Let’s say you want a powerful tool that is optimized to search, monitor and analyze data. Splunk Enterprise is the answer. Splunk can process both unstructured, structured and complex multi-line data. The three main components are: data ingestion, data search, and data visualization. Feature include: easy search/navigate, real-time visibility, historical analytics, reports, alerts, dashboards and visualization. Note: Reports are repeatable searches that can be embedded in a dashboard. So, a dashboard is simply a collection of reports, typically in visual format. Splunk can also be used to send pro-active alerts.
Example Dashboard on the number of B&B properties per neighbourhoods in New York city.
To use Splunk, simply insert your log data into a log file. Make sure a datetime stamp and a set of index-identifying fields are included with every line in your log file. Splunk automatically adds log data to a specific index based on certain fields in your log entry. You don’t specify the index yourself.
An index is a repository for log data. You typically create different indexes for different applications and different types of logs. Think of audit logs, application logs and business logs. Splunk transforms incoming data into events. The events are based on timestamps. Splunk uses indexes to facilitate flexible searching and fast data retrieval, eventually archiving them according to a user-configurable schedule. Splunk uses flat files. It doesn’t require any third-party database software running in the background.
Splunk has a three-tier architecture:
- Splunk Forwarder. Get data or log files into Splunk.
- Splunk Indexer puts your data or log files in a searchable fashion.
- Splunk Search Head is your user interface for searching
As data volumes grow, we will need more forwarders and more indexers. It’s not handy to have stand-alone indexers. Instead we will have an indexer cluster, so that indexer data is replicated to multiple indexers. Forwarders and Search Head are targeted at the index cluster, not at individual indexers.
As an addition to the above. You can also send data directly to Splunk via the so called Http Event Collector. It’s a simple Http call. For security you can use a header with an authentication code and you can use SSL/HTTPS. Advantage: events are directly sent to the indexer. You don’t need a forwarder that first translates log files to events and then have the events indexed. Disadvantage: you will have to call Splunk yourself, which probably needs a lot more coding.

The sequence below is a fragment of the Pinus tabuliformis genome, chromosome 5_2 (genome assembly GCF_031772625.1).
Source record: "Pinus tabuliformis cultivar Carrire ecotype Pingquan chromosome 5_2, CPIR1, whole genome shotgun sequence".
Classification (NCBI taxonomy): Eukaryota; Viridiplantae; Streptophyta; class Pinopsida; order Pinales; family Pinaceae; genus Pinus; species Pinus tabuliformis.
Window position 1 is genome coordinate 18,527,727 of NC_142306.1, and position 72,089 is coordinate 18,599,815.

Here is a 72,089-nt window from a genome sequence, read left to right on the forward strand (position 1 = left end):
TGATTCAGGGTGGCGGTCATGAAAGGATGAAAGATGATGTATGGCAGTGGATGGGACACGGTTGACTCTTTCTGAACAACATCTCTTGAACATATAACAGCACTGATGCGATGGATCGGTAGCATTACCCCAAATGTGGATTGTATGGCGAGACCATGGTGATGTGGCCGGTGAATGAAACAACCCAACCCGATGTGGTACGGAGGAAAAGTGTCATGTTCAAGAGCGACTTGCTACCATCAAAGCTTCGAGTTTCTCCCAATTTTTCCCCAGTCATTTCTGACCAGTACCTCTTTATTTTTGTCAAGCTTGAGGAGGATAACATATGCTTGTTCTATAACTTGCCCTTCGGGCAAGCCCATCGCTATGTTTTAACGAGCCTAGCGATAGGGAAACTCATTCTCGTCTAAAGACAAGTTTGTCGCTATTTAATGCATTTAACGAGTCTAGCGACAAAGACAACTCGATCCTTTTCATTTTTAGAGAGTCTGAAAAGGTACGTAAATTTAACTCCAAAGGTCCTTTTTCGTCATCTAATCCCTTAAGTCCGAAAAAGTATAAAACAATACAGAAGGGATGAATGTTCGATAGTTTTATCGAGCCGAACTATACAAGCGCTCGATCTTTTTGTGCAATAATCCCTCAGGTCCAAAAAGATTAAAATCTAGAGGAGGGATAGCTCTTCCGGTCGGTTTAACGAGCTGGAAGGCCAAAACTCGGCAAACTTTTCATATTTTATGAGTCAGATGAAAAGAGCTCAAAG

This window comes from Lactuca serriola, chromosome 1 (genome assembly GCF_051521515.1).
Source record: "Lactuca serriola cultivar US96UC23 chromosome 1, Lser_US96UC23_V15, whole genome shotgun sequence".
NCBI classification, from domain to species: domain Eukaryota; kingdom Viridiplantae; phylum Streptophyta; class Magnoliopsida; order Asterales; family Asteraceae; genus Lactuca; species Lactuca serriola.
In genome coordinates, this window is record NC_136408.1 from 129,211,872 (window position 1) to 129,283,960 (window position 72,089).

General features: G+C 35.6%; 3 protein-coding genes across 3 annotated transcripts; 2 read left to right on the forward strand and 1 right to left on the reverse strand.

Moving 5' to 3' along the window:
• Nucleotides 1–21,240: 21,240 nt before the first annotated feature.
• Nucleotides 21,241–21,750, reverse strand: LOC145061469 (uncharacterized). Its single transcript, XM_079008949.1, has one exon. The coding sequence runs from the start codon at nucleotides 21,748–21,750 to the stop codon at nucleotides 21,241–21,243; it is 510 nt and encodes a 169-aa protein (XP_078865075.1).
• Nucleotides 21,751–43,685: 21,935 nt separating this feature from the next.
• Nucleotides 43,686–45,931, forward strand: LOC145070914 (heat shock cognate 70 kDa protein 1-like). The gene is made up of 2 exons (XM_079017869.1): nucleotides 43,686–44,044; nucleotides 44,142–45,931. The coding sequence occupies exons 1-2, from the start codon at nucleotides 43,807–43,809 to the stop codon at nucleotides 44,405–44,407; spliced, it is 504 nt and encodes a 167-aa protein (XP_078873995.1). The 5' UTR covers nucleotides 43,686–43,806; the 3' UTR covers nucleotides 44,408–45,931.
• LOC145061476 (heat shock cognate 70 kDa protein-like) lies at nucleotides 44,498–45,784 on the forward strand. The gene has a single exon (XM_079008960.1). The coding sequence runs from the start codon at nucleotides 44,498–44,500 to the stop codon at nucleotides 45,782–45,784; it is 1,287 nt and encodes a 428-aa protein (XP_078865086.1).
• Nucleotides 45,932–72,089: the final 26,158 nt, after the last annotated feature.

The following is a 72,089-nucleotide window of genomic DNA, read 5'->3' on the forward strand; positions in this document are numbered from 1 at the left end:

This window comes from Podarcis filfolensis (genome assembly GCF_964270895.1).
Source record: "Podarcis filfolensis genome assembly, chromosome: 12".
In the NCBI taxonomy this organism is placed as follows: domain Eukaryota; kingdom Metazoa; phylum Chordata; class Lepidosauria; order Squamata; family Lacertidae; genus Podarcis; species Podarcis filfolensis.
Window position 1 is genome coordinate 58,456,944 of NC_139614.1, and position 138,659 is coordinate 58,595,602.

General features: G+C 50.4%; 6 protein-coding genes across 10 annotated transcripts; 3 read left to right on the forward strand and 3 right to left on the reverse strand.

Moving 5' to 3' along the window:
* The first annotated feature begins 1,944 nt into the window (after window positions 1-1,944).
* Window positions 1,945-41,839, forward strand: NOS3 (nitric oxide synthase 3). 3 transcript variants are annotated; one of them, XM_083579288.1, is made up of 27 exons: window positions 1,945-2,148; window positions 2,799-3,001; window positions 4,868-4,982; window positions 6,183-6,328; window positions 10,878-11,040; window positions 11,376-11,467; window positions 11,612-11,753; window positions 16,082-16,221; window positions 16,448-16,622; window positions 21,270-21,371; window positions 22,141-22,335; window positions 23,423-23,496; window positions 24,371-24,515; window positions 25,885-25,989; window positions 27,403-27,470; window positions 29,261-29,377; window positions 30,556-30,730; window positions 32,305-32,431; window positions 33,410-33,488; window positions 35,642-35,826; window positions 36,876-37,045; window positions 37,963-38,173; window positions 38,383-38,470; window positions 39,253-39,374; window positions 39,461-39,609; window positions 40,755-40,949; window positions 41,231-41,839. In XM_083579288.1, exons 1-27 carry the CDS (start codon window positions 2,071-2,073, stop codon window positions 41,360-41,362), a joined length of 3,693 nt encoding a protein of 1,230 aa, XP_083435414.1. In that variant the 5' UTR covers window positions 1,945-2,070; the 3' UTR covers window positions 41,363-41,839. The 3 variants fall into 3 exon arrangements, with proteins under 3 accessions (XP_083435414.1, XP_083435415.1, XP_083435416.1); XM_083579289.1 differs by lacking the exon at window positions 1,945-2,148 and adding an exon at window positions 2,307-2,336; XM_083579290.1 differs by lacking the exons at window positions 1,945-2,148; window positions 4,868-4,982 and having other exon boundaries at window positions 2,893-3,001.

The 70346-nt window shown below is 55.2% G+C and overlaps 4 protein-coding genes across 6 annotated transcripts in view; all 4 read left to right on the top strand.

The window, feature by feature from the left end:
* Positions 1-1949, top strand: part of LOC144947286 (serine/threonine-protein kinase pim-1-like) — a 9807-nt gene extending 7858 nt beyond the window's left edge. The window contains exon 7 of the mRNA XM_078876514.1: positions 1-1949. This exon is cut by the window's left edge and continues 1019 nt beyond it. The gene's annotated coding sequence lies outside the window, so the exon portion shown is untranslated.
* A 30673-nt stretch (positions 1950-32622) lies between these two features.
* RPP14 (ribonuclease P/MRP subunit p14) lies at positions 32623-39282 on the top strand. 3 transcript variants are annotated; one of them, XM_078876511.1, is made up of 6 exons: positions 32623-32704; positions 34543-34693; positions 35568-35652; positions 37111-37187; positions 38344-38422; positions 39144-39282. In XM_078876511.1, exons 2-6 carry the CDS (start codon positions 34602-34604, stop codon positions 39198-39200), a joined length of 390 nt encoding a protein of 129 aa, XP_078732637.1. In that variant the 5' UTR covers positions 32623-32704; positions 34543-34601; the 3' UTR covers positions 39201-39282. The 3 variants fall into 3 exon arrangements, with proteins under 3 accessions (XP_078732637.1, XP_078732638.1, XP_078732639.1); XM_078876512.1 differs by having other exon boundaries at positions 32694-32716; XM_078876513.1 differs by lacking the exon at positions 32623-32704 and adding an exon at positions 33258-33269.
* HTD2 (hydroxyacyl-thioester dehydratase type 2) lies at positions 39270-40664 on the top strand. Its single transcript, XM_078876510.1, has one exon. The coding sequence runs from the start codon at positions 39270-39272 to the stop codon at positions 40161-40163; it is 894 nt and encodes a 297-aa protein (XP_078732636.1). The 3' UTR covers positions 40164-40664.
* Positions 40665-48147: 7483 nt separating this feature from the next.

Another option I came across, is the use of Node-Red. Node-Red is a visual tool that can be configured to insert log data via one tool. A colleague raised as a disadvantage that everyone can read and manipulate Node-Red, which makes it an insecure solution. Seems unlikely, but I don’t know enough about Node-Red to acknowlegde or disapprove this statement.
- Sumologic (SaaS)
- Elastic stack (open source, but more complexity)
- Data Dog
- New Relic
Furthermore it’s interesting to compare Splunk to Azure Monitor. I would say, Splunk is interesting in a cloud-native scenario, where you start with an on-prem container platform. Azure Monitor is strongly focused on an Azure cloud scenario. Azure Monitor is also very developer focused, not aimed at the business. Azure monitor is good at application monitoring and audit logging. For business logging, you could use tracked properties in Azure. Next you can use Kusto queries to select entities based on tracked properties and answer questions like: “What is the status of my order?” or “Why are my customer data not updated?”. To further dive into the topic, use the following Gartner resource: Splunk vs Azure Monitor: Gartner Peer Insights 2022